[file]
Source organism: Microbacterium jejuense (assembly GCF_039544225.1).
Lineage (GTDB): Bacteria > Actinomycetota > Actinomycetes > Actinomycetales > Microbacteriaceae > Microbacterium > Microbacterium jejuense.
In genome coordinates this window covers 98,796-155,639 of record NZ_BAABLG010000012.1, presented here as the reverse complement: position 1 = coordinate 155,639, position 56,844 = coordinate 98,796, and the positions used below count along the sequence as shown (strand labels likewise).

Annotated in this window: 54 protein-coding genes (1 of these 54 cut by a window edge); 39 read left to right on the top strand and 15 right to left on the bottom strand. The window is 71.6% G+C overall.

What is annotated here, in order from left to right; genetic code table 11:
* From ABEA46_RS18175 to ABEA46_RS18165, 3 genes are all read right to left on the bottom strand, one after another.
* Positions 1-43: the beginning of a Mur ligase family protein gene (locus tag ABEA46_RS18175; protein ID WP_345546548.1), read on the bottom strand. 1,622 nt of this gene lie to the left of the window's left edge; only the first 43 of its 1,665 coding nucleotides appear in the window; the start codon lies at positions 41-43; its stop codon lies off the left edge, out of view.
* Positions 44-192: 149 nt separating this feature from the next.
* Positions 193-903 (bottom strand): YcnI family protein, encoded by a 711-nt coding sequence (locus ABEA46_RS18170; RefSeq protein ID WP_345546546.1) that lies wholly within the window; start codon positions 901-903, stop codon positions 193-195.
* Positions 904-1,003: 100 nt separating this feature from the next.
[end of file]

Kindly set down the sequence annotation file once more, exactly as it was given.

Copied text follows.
Source organism: Microbacterium jejuense (assembly GCF_039544225.1).
Lineage (GTDB): Bacteria > Actinomycetota > Actinomycetes > Actinomycetales > Microbacteriaceae > Microbacterium > Microbacterium jejuense.
In genome coordinates this window covers 98,796-155,639 of record NZ_BAABLG010000012.1, presented here as the reverse complement: position 1 = coordinate 155,639, position 56,844 = coordinate 98,796, and the positions used below count along the sequence as shown (strand labels likewise).

Annotated in this window: 54 protein-coding genes (1 of these 54 cut by a window edge); 39 read left to right on the top strand and 15 right to left on the bottom strand. The window is 71.6% G+C overall.

What is annotated here, in order from left to right; genetic code table 11:
* From ABEA46_RS18175 to ABEA46_RS18165, 3 genes are all read right to left on the bottom strand, one after another.
* Positions 1-43: the beginning of a Mur ligase family protein gene (locus tag ABEA46_RS18175; protein ID WP_345546548.1), read on the bottom strand. 1,622 nt of this gene lie to the left of the window's left edge; only the first 43 of its 1,665 coding nucleotides appear in the window; the start codon lies at positions 41-43; its stop codon lies off the left edge, out of view.
* Positions 44-192: 149 nt separating this feature from the next.
* Positions 193-903 (bottom strand): YcnI family protein, encoded by a 711-nt coding sequence (locus ABEA46_RS18170; RefSeq protein ID WP_345546546.1) that lies wholly within the window; start codon positions 901-903, stop codon positions 193-195.
* Positions 904-1,003: 100 nt separating this feature from the next.